Alex Mair

The gentle voice and humorous anecdotes of Alex Mair, a man who loved Edmonton so much he couldn’t stop writing and talking about it, will be heard no more.

Author, broadcaster, historian, humorist and newspaper columnist, Mair slipped away Saturday afternoon, perhaps to finally visit some of the many famous characters of Edmonton history he spoke of so fervently and so often.

Mair died Saturday at the University Hospital of internal bleeding and organ failure after being admitted the day before. He would have turned 75 on Oct. 5.

“This city has lost an icon,” his wife, Vivienne Mair, said Sunday.

If there was one thing Mair should be remembered for, it was his gentle sense of humour, she said. “Someone once called him Gentle Ben, because he was like a big bear and his sense of humour was never hurtful. It was always soothing to the recipient,” Vivienne Mair said.

Alex Mair told his last story on CBC Radio Aug. 31.

He was scheduled to go on air last Friday, but called early in the week to bow out because of another commitment, said program host Peter Brown.

“I called him the storyteller because he was always so happy to be there and tell stories,” Brown said.

Mair also did a segment on CBC’s noon show for about three years about Alberta place names and their history.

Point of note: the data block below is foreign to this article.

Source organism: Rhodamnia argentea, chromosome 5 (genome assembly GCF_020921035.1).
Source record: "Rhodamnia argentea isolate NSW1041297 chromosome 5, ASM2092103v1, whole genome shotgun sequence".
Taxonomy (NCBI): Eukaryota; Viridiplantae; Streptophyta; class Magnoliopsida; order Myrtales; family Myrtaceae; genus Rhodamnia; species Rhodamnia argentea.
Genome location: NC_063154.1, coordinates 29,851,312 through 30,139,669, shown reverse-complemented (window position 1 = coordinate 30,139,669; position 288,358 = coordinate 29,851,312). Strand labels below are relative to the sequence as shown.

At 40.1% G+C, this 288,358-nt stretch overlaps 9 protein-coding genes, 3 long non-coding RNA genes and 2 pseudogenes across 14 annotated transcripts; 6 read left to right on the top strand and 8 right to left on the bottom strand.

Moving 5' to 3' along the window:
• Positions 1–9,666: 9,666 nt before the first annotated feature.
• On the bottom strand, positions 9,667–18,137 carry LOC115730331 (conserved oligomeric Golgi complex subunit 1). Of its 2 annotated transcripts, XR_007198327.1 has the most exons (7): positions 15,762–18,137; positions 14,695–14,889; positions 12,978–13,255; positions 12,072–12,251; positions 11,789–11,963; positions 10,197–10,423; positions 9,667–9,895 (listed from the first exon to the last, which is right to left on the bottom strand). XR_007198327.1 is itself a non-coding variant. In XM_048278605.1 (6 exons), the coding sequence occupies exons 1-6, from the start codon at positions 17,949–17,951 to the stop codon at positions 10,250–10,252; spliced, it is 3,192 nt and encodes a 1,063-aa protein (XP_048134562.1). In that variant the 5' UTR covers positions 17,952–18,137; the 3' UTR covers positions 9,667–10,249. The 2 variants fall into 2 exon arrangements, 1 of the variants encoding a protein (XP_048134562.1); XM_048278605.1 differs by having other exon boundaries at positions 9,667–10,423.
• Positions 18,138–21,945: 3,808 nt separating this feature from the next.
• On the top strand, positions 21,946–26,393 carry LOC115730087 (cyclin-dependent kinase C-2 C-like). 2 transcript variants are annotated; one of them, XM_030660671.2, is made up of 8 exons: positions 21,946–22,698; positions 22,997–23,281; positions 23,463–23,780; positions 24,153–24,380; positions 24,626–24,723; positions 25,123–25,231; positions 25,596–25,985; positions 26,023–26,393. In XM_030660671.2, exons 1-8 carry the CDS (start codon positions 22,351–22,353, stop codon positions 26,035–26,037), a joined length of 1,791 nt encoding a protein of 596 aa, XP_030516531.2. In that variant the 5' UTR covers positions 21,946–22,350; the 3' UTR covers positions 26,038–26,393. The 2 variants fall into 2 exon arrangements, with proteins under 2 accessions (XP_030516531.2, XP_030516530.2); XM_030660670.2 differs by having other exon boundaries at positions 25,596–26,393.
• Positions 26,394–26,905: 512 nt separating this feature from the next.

Mair published five books in his lifetime and has another collection of Edmonton stories due out in November. His last book, Gateway City, was published last December. It topped the best-seller charts in Edmonton late last year and into the spring of this year.

Mair was born in Edmonton’s old Royal Alex Hospital in 1926. He wanted to be a writer early on, but was discouraged by his Scottish parents who wanted him to do something else to earn a decent living.

After earning a degree in civil engineering, he went to work for the city engineering department. It was there in the early 1950s that he wrote his first article on the problem of collapsing sewers in the sandy soils underneath the Highlands community.

He sold it to an engineering magazine for $25.

“He thought he had died and gone to heaven,” said his widow.

He continued writing stories and sending them to different magazines and they were always accepted. Mair then did marketing work for Inland Cement, before moving to NAIT where he helped establish the radio and television arts program. He left NAIT in 1982 and devoted his time to writing.

During the mid-1960s, he began daily humour segments on CBC Radio’s morning show, then broadcasting out of the Hotel Macdonald.

He also did a general interest column for The Edmonton Journal in the 1970s.

It was about this time current city councillor and former CBC broadcaster Larry Langley met Mair.

“Anytime we introduced him on radio, we introduced him as ‘the Mair of Edmonton,’ ” Langley recalled. “Alex liked that.”

Mair was a guy who cared very deeply about people, about his community and about those who went before him, Langley said.

“He was a very funny guy with low-key humour and a very quick wit. He just loved to tell stories,” he said.

Besides his continuing work with the CBC, Mair wrote a history column for Real Estate Weekly.

Mair is survived by his wife, three daughters and five grandchildren. Funeral arrangements are pending.